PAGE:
Testlets may be administered on a variety of devices. Kite Student Portal captured the operating system used for each testlet completed. Although these data do not capture specific devices used to complete each testlet (e.g., SMART Board, switch system, etc.), they provide high-level information about how students access assessment content. For example, we can identify how often an iPad is used relative to a Chromebook or traditional PC. Figure 4.5 shows the number of testlets completed on each operating system by subject and linkage level for 2021–2022. Overall, 40% of testlets were completed on a Chromebook, 28% were completed on an iPad, 26% were completed on a PC, and 7% were completed on a Mac.

Figure 4.5: Distribution of Devices Used for Completed Testlets

A bar graph showing the number of testlets completed on each device, by subject and linkage level.

4.6.3 Blueprint Coverage

Test administrators selected the EEs for their students to test on from among those available on the ELA and mathematics blueprints in both the fall and spring windows. Table 4.5 summarizes the expected number of EEs required to meet blueprint coverage and the total number of EEs available for instructionally embedded assessments for each grade and subject. A total of 255 EEs (148 in ELA and 107 in mathematics) for grades 3 through high school were available; 12,742 students in those grades participated in the fall window, and 12,891 students participated in the spring window. Histograms in Appendix D.2 summarize the distribution of total unique EEs assessed per student in each grade and subject.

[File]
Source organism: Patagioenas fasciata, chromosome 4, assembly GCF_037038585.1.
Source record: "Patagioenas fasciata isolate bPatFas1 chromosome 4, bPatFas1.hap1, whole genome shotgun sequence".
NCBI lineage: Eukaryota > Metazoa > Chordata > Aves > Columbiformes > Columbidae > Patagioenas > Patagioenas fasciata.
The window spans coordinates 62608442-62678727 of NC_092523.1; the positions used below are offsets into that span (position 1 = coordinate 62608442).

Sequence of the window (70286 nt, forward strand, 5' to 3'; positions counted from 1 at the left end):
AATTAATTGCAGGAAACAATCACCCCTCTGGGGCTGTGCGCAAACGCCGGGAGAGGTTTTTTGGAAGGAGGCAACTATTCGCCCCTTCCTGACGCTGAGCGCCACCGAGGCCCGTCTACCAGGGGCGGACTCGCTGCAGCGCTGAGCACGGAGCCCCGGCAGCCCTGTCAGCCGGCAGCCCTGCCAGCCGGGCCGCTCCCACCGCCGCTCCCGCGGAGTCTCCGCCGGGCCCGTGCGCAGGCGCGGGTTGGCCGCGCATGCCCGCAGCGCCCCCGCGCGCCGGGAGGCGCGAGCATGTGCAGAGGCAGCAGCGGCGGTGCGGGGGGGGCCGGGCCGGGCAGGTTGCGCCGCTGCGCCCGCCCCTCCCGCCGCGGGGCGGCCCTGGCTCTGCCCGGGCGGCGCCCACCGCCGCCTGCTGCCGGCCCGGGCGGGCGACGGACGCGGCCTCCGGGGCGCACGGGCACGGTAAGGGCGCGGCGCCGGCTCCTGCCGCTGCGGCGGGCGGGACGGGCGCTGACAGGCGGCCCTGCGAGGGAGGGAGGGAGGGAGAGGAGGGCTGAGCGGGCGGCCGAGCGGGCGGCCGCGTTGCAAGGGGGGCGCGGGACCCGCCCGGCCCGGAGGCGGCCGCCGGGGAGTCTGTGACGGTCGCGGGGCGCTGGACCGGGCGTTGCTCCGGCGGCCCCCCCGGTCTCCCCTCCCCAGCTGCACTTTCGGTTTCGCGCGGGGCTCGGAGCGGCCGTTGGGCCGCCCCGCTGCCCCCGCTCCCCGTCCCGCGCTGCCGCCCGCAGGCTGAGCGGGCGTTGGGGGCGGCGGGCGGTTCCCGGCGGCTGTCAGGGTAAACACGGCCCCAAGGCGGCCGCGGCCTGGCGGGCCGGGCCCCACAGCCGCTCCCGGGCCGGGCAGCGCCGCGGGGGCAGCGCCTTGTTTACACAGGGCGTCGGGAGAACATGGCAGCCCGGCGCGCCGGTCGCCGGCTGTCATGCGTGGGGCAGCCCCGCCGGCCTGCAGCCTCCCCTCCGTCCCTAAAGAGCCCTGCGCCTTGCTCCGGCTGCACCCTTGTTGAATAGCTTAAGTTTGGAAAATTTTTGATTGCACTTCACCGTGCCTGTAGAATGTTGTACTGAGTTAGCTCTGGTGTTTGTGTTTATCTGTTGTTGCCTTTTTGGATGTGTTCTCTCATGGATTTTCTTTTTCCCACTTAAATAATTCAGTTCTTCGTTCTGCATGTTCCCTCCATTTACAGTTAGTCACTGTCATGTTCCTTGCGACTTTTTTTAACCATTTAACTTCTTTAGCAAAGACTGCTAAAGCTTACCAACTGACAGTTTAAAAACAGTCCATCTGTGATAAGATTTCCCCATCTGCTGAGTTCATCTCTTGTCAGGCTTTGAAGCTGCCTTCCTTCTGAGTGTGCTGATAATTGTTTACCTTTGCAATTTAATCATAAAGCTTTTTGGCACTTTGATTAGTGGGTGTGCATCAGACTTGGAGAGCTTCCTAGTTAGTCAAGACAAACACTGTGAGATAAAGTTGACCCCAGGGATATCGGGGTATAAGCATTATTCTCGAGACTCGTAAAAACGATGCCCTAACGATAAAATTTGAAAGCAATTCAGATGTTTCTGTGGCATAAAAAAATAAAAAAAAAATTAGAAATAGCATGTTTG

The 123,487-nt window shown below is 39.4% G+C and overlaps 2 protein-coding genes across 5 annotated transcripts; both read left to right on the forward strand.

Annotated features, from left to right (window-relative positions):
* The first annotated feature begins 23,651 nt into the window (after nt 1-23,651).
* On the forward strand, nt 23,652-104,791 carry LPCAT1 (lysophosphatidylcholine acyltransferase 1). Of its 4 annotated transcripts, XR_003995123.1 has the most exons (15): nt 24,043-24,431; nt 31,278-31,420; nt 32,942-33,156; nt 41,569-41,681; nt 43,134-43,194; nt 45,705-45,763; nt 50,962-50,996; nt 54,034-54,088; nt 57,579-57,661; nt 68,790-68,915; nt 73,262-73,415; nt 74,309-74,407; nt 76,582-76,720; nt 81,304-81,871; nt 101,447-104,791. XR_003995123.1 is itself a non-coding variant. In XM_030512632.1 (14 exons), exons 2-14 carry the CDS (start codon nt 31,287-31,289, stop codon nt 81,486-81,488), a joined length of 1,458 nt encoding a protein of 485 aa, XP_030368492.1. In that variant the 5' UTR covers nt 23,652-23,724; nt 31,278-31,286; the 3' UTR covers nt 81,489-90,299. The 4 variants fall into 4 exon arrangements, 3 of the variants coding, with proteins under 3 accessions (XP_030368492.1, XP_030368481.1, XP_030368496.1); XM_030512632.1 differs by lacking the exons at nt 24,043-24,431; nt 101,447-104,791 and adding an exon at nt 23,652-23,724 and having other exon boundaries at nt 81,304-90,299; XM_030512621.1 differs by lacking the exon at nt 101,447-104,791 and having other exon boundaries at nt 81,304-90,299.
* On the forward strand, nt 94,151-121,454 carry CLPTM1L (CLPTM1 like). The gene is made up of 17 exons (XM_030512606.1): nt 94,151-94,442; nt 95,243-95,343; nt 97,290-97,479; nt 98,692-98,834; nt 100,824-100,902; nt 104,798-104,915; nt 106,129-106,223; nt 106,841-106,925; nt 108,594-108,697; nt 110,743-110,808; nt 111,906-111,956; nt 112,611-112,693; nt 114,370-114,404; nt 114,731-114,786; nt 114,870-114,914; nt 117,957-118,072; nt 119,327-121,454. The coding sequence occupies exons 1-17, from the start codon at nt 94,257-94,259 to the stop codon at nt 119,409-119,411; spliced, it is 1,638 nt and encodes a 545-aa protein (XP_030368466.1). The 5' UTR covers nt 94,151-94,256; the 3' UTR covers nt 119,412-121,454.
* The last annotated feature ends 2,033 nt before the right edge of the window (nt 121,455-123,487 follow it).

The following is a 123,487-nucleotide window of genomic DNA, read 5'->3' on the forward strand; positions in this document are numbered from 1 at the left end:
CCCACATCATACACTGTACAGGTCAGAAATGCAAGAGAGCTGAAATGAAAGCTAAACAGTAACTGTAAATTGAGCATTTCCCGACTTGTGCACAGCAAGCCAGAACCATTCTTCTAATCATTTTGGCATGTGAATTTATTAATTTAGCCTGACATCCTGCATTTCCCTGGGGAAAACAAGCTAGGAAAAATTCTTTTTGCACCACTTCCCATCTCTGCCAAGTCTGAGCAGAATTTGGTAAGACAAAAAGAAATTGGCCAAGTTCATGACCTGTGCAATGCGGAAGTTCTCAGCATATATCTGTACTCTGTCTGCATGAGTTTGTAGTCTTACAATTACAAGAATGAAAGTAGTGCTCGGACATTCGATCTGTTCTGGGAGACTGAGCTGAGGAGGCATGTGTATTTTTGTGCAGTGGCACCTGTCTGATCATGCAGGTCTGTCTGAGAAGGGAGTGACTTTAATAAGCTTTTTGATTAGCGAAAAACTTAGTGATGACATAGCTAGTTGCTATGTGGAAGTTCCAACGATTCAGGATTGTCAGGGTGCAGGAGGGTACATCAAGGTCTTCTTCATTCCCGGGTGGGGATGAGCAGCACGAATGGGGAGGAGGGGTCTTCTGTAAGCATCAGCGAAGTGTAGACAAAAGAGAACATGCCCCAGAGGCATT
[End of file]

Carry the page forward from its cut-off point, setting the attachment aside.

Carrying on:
Table 4.5: Essential Elements (EEs) Expected for Blueprint Coverage and Total Available, by Grade and Subject
English language arts
Grade Expected n Available N Expected n Available N
3   8 17 6 11
4   9 17 8 16
5   8 19 7 15
6   9 19 6 11
7 11 18 7 14
8 11 20 7 14
9–10 10 19 6 26
11–12 10 19
Note. High school mathematics is reported in the 9–10 row. There were 26 EEs available for the 9–11 band. While EEs were assigned to specific grades in mathematics blueprint (eight EEs in grade 9, nine EEs in grade 10, and nine EEs in grade 11), a test administrator could choose to test on any of the high school EEs, as all were available in the system.

Figure 4.6 summarizes the percentage of students, for each window and overall for the year, in three categories: students who did not meet all blueprint requirements, students who met all blueprint requirements exactly, and students who exceeded the blueprint requirements. Across both subjects and windows, 97% of students in ELA and 96% of students in mathematics met or exceeded blueprint coverage requirements. The coverage rates for the fall and spring windows were similar. For the full year, the proportion of students exceeding blueprint requirements increases if students are assessed on different EEs in the fall and spring windows (i.e., a student may exactly meet requirements in both the fall and spring but exceed requirements overall if different EEs are selected in each window).

Figure 4.6: Student Blueprint Coverage Status

Bar graph showing the percentage of students in each blueprint coverage category by window. The majority of students are in the 'Met' expectations category.